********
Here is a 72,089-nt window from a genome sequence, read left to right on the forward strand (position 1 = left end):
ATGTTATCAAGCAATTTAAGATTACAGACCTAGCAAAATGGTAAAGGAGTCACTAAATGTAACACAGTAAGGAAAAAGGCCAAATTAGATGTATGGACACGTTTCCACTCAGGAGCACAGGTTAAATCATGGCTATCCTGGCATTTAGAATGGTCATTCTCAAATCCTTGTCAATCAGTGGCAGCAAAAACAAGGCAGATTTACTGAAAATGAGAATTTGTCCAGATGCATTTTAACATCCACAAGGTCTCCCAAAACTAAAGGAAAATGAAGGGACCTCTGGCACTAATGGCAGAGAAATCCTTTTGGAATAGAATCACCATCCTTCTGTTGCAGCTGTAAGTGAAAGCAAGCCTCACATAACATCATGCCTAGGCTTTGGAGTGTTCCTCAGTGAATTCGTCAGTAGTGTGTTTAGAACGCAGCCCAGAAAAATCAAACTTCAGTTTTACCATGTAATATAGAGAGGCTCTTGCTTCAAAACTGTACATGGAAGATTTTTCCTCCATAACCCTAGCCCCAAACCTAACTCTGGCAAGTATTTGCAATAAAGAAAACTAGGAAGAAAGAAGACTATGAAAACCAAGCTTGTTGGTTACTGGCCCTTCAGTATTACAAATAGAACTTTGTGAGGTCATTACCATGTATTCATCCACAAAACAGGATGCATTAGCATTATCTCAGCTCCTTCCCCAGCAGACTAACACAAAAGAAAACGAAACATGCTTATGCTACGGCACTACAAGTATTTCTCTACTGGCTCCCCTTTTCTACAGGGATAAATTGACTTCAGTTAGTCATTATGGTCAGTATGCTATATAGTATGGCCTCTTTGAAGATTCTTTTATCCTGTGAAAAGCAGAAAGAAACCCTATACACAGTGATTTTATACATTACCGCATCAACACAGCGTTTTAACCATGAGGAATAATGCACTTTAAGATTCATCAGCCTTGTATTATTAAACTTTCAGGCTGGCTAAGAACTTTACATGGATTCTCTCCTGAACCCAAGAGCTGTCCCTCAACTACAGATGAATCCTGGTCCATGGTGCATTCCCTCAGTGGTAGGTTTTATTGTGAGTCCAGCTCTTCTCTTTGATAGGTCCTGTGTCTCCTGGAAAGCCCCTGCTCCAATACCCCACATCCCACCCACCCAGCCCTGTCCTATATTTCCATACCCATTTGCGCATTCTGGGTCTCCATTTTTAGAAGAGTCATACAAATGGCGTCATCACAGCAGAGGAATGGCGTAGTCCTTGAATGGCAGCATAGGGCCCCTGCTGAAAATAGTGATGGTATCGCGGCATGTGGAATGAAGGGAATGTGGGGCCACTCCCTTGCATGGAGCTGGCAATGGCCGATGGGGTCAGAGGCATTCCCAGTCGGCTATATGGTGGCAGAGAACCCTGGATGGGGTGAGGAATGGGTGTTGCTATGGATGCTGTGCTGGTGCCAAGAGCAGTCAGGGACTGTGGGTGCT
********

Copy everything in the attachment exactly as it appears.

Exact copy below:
Here is a 72,089-nt window from a genome sequence, read left to right on the forward strand (position 1 = left end):
ATGTTATCAAGCAATTTAAGATTACAGACCTAGCAAAATGGTAAAGGAGTCACTAAATGTAACACAGTAAGGAAAAAGGCCAAATTAGATGTATGGACACGTTTCCACTCAGGAGCACAGGTTAAATCATGGCTATCCTGGCATTTAGAATGGTCATTCTCAAATCCTTGTCAATCAGTGGCAGCAAAAACAAGGCAGATTTACTGAAAATGAGAATTTGTCCAGATGCATTTTAACATCCACAAGGTCTCCCAAAACTAAAGGAAAATGAAGGGACCTCTGGCACTAATGGCAGAGAAATCCTTTTGGAATAGAATCACCATCCTTCTGTTGCAGCTGTAAGTGAAAGCAAGCCTCACATAACATCATGCCTAGGCTTTGGAGTGTTCCTCAGTGAATTCGTCAGTAGTGTGTTTAGAACGCAGCCCAGAAAAATCAAACTTCAGTTTTACCATGTAATATAGAGAGGCTCTTGCTTCAAAACTGTACATGGAAGATTTTTCCTCCATAACCCTAGCCCCAAACCTAACTCTGGCAAGTATTTGCAATAAAGAAAACTAGGAAGAAAGAAGACTATGAAAACCAAGCTTGTTGGTTACTGGCCCTTCAGTATTACAAATAGAACTTTGTGAGGTCATTACCATGTATTCATCCACAAAACAGGATGCATTAGCATTATCTCAGCTCCTTCCCCAGCAGACTAACACAAAAGAAAACGAAACATGCTTATGCTACGGCACTACAAGTATTTCTCTACTGGCTCCCCTTTTCTACAGGGATAAATTGACTTCAGTTAGTCATTATGGTCAGTATGCTATATAGTATGGCCTCTTTGAAGATTCTTTTATCCTGTGAAAAGCAGAAAGAAACCCTATACACAGTGATTTTATACATTACCGCATCAACACAGCGTTTTAACCATGAGGAATAATGCACTTTAAGATTCATCAGCCTTGTATTATTAAACTTTCAGGCTGGCTAAGAACTTTACATGGATTCTCTCCTGAACCCAAGAGCTGTCCCTCAACTACAGATGAATCCTGGTCCATGGTGCATTCCCTCAGTGGTAGGTTTTATTGTGAGTCCAGCTCTTCTCTTTGATAGGTCCTGTGTCTCCTGGAAAGCCCCTGCTCCAATACCCCACATCCCACCCACCCAGCCCTGTCCTATATTTCCATACCCATTTGCGCATTCTGGGTCTCCATTTTTAGAAGAGTCATACAAATGGCGTCATCACAGCAGAGGAATGGCGTAGTCCTTGAATGGCAGCATAGGGCCCCTGCTGAAAATAGTGATGGTATCGCGGCATGTGGAATGAAGGGAATGTGGGGCCACTCCCTTGCATGGAGCTGGCAATGGCCGATGGGGTCAGAGGCATTCCCAGTCGGCTATATGGTGGCAGAGAACCCTGGATGGGGTGAGGAATGGGTGTTGCTATGGATGCTGTGCTGGTGCCAAGAGCAGTCAGGGACTGTGGGTGCT